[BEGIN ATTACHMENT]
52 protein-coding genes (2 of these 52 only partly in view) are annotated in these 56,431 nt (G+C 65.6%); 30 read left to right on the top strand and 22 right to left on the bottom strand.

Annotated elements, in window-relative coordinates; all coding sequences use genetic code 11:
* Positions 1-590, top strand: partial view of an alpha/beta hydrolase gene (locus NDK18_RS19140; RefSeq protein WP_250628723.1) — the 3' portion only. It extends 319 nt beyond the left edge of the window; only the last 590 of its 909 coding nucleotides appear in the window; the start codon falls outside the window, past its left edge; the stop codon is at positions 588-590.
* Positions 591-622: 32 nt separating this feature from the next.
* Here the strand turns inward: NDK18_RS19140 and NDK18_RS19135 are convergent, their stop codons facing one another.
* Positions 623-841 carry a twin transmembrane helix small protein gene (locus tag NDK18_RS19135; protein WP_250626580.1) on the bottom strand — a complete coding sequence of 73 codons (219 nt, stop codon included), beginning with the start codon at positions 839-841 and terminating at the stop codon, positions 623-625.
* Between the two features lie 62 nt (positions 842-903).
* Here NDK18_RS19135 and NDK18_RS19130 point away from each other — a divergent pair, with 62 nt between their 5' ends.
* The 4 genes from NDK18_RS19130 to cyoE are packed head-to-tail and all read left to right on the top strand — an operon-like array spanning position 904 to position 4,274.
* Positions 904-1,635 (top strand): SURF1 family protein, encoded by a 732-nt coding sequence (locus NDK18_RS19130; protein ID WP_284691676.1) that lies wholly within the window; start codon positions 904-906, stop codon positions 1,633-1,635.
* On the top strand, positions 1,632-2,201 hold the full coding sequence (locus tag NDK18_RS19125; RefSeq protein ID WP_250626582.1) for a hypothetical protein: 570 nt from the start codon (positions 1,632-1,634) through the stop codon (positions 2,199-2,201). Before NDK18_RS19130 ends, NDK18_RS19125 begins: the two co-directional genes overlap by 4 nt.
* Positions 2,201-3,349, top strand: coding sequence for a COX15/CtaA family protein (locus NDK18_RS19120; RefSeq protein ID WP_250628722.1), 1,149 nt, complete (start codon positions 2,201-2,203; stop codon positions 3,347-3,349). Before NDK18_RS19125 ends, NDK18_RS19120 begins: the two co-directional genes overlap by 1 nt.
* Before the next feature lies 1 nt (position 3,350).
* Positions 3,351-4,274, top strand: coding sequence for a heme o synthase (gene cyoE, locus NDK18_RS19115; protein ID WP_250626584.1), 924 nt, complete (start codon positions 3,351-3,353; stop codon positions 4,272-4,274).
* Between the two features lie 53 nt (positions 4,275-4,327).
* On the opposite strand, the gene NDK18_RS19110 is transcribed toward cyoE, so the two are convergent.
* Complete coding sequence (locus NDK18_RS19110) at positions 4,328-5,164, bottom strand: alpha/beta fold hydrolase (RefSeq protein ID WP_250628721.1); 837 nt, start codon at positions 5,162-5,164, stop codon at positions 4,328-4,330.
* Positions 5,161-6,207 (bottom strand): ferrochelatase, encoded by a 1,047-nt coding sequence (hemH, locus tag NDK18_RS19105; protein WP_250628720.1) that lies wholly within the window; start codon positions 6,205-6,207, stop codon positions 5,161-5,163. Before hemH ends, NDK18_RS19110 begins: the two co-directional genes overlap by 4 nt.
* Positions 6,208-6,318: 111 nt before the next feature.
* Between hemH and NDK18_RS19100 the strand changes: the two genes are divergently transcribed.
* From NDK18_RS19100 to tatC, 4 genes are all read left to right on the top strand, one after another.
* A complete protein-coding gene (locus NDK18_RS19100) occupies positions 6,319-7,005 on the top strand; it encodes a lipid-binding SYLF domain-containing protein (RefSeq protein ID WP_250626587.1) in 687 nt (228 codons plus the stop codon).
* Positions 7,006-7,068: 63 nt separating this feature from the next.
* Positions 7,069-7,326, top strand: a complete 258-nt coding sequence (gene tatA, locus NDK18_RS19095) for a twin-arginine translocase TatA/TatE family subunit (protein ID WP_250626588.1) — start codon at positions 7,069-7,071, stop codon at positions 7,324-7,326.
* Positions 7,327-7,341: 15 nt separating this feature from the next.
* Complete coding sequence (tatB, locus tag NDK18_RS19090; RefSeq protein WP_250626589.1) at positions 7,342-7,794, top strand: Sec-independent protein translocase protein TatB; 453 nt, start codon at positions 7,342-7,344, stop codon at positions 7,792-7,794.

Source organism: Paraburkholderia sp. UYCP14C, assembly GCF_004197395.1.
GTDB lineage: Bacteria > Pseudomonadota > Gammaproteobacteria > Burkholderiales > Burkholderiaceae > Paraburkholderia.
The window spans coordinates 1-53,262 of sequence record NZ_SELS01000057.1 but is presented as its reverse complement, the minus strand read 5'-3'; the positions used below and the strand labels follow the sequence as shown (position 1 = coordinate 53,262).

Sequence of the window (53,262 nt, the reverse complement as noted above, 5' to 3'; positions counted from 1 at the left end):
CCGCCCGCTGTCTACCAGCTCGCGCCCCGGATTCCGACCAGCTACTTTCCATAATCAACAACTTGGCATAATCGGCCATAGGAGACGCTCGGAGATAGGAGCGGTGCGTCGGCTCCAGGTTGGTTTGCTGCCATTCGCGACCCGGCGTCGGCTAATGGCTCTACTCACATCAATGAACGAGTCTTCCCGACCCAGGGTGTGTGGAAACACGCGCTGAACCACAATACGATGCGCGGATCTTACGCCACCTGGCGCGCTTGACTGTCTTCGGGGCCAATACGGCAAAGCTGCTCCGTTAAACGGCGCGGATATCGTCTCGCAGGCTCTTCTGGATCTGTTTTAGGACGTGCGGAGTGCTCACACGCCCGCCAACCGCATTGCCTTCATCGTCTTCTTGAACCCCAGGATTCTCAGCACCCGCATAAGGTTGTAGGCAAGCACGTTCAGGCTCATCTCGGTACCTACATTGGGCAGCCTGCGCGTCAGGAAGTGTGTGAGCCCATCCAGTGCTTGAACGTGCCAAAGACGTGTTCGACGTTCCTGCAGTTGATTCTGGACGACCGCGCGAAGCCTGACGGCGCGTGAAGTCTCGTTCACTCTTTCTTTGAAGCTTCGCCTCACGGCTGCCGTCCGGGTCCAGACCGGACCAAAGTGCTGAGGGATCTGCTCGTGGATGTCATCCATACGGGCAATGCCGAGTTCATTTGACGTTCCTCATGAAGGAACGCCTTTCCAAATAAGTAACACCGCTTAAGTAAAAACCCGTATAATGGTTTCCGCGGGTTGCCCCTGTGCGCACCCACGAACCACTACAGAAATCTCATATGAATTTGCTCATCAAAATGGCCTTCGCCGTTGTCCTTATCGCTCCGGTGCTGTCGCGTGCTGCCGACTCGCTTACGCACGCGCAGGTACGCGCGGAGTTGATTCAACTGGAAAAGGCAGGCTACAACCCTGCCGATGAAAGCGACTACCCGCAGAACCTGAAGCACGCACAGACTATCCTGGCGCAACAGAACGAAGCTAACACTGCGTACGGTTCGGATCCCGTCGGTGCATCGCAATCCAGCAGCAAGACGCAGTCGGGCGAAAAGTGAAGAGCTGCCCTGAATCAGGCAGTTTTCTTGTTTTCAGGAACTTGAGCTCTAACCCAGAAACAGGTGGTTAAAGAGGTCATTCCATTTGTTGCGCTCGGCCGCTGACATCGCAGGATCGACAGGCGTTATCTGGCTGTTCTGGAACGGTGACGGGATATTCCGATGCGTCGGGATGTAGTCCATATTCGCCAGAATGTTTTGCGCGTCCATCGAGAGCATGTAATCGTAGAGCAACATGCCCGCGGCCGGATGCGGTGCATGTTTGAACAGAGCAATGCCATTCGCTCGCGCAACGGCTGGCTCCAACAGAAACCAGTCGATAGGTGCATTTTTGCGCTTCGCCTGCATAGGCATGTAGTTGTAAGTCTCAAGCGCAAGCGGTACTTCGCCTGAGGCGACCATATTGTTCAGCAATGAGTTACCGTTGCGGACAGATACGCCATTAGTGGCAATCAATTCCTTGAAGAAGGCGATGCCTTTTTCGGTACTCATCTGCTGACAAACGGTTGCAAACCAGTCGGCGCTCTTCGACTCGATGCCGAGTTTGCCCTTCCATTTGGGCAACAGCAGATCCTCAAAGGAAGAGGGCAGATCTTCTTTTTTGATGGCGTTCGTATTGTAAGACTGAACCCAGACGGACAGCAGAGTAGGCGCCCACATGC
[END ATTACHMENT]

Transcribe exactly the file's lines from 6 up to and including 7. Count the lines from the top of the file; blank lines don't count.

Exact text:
* Positions 623-841 carry a twin transmembrane helix small protein gene (locus tag NDK18_RS19135; protein WP_250626580.1) on the bottom strand — a complete coding sequence of 73 codons (219 nt, stop codon included), beginning with the start codon at positions 839-841 and terminating at the stop codon, positions 623-625.
* Between the two features lie 62 nt (positions 842-903).